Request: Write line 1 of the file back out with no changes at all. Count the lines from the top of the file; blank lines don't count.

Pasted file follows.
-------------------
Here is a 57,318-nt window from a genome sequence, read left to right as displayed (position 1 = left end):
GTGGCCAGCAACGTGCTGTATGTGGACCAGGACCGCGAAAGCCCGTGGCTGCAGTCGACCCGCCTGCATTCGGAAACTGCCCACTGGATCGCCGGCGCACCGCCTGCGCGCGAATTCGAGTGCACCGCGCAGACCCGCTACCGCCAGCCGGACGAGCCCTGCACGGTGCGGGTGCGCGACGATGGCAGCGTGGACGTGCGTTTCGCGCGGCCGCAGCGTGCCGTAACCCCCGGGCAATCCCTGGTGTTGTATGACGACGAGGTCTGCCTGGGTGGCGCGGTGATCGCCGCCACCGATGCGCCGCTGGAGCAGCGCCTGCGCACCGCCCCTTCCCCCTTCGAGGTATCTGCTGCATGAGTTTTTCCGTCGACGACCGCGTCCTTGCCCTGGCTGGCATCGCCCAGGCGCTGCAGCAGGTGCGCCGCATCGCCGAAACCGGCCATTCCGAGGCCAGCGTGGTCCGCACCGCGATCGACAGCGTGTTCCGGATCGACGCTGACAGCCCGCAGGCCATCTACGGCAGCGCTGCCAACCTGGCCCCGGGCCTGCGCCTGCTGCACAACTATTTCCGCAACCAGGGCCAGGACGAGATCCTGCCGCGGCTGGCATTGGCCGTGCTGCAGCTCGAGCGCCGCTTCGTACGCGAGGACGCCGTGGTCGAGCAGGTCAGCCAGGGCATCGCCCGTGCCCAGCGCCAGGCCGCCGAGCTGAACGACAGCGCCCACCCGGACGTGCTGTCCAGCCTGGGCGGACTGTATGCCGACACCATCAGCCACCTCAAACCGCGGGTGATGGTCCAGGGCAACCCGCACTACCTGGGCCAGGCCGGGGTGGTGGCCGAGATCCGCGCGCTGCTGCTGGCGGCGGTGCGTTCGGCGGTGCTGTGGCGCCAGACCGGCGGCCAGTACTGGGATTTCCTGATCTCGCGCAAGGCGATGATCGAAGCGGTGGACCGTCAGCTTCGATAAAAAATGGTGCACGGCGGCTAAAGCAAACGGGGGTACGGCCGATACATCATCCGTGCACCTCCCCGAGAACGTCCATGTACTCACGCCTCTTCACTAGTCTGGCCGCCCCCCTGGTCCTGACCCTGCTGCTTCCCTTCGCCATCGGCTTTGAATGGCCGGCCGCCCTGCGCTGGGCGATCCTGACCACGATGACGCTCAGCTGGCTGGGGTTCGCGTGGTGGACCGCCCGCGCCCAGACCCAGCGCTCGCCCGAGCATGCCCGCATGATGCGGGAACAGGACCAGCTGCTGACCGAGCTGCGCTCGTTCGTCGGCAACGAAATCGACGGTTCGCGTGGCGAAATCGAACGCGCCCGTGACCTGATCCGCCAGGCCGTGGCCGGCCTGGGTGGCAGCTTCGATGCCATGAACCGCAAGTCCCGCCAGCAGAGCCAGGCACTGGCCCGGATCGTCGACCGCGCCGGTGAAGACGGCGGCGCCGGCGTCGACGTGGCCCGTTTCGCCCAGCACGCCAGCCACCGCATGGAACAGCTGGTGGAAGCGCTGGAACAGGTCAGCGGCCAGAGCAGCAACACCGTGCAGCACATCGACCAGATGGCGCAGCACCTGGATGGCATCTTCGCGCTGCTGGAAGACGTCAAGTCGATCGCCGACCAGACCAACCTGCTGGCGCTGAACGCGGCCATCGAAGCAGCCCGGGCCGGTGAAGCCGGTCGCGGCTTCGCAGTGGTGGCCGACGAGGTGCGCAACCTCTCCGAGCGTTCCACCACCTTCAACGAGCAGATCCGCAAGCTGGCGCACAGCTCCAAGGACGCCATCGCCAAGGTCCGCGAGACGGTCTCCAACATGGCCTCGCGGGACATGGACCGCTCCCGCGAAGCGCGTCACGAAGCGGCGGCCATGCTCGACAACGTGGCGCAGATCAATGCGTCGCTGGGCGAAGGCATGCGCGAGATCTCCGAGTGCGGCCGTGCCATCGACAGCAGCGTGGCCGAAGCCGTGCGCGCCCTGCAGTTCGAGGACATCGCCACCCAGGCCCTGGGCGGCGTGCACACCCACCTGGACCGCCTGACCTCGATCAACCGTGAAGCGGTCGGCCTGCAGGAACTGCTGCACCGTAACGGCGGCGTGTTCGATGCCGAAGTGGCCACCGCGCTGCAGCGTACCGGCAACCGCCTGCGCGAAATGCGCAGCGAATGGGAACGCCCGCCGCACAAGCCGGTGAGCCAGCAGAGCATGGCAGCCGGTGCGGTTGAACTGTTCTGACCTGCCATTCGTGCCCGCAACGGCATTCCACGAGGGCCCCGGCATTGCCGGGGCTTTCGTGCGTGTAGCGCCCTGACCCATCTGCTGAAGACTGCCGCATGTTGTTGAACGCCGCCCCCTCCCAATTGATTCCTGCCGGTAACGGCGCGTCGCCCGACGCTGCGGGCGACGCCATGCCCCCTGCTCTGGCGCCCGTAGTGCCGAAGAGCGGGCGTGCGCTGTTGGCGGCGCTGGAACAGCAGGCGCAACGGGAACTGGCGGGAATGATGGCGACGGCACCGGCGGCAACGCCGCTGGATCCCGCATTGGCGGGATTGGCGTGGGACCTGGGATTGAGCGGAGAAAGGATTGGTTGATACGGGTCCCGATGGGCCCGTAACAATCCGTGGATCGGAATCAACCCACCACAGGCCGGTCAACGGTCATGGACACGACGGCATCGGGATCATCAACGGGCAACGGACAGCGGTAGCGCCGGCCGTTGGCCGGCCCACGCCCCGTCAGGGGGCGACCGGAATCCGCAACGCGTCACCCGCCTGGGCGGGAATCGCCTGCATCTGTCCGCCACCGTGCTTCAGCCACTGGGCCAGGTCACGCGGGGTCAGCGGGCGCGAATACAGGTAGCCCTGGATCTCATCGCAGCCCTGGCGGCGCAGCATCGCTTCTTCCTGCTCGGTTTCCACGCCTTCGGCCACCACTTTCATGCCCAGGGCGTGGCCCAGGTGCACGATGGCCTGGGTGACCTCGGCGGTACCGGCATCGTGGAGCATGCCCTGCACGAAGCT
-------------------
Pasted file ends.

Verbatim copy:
Here is a 57,318-nt window from a genome sequence, read left to right as displayed (position 1 = left end):